PitBull Low? I Don’t Think So.

One of the things I try to teach every day on Simpler Stocks and Simpler Options is the need for 3 reasons to initiate a trade. Most of these are chart based, like using the ATR trailing stop, the MACD, etc. One of the most maddening things I see is when traders ONLY want to use criteria that is dubious in the first place, like the “Pitbull Low”.
The “PitBull Low” was popularized many years ago by a trader named Marty Schwartz. The theory is that the Thursday 8 days before a normal Friday expiration (the third Friday of the month), the market makes a low. So traders are supposed to buy either Thursday at the close, or sometime on Friday.

The problem is that just blindly buying without other criteria has proved to be a low probability trade. Here is a chart of the SPX, with vertical lines denoting normal Friday expirations. The red arrows are for instances when the pit bull low has failed. The green is where it has worked.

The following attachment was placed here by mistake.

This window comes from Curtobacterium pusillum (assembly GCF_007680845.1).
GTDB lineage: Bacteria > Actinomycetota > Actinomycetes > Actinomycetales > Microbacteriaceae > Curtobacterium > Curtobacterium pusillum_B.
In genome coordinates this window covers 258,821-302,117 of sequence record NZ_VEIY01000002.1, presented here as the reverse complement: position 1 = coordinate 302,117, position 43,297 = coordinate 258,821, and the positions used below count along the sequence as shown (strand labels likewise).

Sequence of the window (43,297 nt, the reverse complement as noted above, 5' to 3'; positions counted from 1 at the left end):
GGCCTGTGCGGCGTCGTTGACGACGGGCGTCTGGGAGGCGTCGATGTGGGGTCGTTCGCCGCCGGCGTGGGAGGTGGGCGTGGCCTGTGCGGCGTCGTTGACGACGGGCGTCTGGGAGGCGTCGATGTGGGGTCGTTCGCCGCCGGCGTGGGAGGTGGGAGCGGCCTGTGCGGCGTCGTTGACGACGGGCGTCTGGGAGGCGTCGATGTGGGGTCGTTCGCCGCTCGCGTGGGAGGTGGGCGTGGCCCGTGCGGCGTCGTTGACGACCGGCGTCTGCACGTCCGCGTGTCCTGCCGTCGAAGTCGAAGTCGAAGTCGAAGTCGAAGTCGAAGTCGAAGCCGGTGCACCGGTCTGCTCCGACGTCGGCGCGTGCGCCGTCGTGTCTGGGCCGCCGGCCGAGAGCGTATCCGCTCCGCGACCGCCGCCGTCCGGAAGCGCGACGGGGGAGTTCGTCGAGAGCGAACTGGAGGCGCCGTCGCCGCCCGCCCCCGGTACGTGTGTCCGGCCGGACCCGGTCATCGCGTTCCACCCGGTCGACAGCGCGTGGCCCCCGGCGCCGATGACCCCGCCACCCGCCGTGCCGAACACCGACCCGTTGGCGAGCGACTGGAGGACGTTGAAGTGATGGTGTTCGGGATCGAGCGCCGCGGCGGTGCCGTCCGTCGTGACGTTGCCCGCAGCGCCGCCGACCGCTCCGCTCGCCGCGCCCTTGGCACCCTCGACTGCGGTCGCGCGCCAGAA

Pit Bull Low - SPX Normal Friday expirations

As seen, the “PitBull Low” strategy has only worked 7 out of the last 19 expirations, or 36 percent.

Here is a close-up of the last three expirations. The “PitBull Low” seems to work in straight up markets. When Schwartz used this the most, the market was in a big bull market in the 90’s. By nature, in a bull market, most weeks are higher than the previous week.
Pit Bull Low - SPX Higher

Like I have mentioned, there is no shortcut for putting in the time and effort to find at least 3 reasons to initiate a trade. Just taking shots is not a path to consistent success. If you love trading, like I do, the effort of finding the trades is not only rewarding, but a heck of a lot of fun!

Get more of Chris’s trade recommendations and chart ideas HERE #justsoyaknow

Chris Brecher

Chris Brecher Stock Vice President

Chris Brecher grew up in Jacksonville, Florida. Though he went to college for Paleontology and Marketing, he settled for being a Stock Broker. In watching the brokers in his office lose every time by taking shots in options, Chris wanted to find out who was making money on the other side.

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